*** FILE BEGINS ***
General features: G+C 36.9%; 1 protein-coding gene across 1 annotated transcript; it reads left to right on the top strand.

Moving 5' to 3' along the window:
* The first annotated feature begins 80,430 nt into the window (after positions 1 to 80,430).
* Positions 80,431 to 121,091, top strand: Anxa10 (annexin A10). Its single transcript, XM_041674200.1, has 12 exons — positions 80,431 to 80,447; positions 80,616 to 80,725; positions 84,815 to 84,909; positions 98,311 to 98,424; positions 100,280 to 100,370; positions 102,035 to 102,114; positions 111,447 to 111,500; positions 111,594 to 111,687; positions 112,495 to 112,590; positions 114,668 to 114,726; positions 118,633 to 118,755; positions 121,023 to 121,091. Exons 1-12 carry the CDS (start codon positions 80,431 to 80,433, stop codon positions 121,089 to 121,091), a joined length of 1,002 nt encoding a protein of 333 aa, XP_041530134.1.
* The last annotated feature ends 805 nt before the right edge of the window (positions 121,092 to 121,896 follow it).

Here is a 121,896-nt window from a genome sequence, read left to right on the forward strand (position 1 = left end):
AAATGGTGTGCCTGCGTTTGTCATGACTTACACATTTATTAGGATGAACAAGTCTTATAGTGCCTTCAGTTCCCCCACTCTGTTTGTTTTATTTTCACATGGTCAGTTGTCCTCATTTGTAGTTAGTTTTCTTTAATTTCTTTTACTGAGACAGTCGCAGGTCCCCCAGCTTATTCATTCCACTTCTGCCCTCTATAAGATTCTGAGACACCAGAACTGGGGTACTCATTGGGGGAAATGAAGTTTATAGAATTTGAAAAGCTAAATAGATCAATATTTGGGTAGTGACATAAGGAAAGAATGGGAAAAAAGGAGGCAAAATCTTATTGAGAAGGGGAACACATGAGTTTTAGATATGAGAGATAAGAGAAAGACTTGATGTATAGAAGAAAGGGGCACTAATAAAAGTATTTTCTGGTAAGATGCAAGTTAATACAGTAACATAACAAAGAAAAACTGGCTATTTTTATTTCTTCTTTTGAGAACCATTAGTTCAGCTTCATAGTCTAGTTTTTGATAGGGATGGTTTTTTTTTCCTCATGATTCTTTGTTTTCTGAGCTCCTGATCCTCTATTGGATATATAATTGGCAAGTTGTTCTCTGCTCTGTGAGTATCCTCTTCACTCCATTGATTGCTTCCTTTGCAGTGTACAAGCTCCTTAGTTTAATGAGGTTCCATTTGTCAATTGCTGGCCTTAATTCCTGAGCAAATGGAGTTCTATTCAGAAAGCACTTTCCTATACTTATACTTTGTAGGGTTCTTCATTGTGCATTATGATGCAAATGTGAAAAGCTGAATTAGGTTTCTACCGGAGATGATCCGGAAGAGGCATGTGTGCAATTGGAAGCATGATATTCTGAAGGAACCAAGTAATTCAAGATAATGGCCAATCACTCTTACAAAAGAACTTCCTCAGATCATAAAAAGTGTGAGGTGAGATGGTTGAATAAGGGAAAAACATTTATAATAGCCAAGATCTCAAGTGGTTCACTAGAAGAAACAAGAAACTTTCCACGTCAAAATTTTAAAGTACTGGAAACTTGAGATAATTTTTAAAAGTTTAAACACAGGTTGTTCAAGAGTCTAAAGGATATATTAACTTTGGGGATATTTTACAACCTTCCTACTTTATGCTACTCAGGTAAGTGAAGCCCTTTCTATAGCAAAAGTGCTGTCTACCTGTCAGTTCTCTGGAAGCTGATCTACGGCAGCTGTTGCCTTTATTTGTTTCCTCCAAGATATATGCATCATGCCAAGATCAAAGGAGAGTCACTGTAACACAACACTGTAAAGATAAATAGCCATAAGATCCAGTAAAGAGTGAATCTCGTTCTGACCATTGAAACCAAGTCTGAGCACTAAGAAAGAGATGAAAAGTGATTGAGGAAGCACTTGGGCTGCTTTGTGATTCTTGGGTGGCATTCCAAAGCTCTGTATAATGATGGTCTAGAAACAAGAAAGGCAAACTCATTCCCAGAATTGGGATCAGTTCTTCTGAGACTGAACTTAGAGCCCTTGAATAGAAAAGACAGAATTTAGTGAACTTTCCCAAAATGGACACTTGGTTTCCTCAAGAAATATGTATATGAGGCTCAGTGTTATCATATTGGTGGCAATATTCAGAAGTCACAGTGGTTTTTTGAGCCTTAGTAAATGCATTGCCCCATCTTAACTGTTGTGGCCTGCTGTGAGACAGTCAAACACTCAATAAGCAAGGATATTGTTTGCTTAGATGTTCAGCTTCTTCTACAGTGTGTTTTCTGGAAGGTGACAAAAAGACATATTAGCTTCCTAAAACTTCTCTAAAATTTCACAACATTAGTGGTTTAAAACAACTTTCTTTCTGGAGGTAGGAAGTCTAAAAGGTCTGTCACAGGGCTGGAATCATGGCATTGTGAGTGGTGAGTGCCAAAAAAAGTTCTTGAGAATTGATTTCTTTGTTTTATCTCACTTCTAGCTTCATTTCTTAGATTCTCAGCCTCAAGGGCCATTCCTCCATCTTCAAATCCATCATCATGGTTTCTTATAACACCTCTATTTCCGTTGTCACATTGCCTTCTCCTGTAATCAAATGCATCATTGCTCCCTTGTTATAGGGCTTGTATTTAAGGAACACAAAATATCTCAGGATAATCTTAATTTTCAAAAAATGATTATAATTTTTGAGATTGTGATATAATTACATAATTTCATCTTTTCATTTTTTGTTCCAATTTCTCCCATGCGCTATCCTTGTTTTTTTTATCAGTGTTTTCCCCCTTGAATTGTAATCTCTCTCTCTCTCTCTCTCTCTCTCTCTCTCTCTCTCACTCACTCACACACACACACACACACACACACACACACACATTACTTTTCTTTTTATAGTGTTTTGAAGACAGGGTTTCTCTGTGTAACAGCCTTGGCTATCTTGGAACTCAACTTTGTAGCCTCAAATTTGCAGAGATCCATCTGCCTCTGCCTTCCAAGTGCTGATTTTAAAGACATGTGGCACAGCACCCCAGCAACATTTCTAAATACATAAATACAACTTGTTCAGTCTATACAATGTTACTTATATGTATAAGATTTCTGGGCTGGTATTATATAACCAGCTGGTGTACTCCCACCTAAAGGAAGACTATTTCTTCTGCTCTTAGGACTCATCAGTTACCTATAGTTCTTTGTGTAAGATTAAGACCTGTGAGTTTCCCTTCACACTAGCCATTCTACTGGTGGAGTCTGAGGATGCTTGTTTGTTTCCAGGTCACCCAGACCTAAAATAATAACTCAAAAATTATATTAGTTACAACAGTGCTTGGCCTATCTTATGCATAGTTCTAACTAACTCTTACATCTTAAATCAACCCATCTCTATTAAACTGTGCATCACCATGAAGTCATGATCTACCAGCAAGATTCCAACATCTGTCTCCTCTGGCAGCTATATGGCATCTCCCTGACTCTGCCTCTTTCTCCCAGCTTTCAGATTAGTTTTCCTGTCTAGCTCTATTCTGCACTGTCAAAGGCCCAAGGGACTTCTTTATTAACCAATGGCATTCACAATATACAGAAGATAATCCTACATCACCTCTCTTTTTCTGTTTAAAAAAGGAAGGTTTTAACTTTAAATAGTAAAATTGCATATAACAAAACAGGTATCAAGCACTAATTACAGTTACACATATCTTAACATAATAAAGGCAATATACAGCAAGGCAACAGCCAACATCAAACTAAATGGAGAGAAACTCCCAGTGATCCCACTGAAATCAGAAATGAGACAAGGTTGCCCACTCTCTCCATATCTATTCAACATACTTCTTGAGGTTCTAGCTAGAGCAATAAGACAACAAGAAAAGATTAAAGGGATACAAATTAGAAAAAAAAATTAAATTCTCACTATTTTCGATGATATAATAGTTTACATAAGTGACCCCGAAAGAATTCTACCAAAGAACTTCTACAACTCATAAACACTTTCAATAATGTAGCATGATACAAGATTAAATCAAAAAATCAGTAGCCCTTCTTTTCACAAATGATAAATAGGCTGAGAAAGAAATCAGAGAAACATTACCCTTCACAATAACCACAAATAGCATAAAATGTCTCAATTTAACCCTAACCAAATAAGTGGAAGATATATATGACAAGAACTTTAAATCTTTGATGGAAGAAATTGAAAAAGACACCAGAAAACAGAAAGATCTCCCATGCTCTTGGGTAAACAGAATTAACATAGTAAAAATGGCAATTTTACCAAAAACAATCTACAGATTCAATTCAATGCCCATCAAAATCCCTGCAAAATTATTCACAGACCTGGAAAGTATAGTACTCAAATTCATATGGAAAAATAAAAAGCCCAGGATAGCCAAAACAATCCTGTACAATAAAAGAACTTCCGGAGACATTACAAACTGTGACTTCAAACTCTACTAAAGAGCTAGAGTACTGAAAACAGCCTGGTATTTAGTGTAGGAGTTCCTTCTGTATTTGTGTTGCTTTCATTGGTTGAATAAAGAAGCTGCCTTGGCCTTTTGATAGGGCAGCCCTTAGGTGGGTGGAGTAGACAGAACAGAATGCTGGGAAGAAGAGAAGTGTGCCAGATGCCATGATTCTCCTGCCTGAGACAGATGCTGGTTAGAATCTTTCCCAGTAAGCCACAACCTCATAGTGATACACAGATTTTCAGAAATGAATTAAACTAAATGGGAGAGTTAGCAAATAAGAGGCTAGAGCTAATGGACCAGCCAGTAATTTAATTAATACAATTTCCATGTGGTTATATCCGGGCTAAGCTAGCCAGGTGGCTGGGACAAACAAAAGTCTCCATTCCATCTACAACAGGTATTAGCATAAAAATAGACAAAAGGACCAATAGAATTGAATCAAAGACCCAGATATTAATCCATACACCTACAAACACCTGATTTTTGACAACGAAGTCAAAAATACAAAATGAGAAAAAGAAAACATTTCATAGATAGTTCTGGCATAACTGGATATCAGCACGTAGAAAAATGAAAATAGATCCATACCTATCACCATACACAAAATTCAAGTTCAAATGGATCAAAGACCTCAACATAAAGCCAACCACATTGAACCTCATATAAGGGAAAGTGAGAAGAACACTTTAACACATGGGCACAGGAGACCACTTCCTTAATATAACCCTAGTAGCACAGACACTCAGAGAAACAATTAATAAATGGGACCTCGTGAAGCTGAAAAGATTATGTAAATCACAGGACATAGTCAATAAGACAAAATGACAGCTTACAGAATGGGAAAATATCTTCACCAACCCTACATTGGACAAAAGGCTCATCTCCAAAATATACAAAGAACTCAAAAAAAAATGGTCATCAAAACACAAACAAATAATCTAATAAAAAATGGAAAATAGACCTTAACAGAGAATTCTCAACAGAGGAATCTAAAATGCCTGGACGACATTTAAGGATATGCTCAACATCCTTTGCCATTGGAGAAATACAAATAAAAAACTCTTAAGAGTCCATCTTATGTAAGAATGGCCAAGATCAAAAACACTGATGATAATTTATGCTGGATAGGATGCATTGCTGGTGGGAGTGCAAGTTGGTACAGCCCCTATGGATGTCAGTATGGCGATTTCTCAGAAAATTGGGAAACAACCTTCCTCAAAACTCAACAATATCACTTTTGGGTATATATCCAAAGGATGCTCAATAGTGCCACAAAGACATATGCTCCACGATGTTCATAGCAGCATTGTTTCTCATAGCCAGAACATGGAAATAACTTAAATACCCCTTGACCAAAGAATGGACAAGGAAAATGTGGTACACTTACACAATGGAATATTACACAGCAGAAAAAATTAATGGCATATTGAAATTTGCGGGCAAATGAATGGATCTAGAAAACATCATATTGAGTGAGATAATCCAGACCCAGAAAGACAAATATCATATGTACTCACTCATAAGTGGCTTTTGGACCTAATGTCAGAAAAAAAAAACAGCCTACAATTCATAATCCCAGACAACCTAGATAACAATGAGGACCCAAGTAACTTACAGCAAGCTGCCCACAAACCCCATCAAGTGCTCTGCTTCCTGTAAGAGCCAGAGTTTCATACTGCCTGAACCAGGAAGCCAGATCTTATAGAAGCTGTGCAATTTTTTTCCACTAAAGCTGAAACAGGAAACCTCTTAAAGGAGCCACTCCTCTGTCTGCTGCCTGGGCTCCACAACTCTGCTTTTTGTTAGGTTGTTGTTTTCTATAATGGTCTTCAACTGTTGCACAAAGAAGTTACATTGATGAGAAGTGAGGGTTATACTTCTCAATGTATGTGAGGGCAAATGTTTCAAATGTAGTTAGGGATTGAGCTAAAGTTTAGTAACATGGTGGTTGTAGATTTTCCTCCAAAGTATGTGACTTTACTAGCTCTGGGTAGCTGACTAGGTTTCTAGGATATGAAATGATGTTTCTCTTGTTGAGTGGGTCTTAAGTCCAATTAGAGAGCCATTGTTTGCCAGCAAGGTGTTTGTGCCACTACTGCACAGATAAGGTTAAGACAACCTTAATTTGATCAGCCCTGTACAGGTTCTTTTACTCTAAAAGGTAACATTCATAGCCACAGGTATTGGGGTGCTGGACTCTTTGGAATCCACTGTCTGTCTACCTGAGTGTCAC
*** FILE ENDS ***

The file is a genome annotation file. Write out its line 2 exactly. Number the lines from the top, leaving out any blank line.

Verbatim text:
Moving 5' to 3' along the window: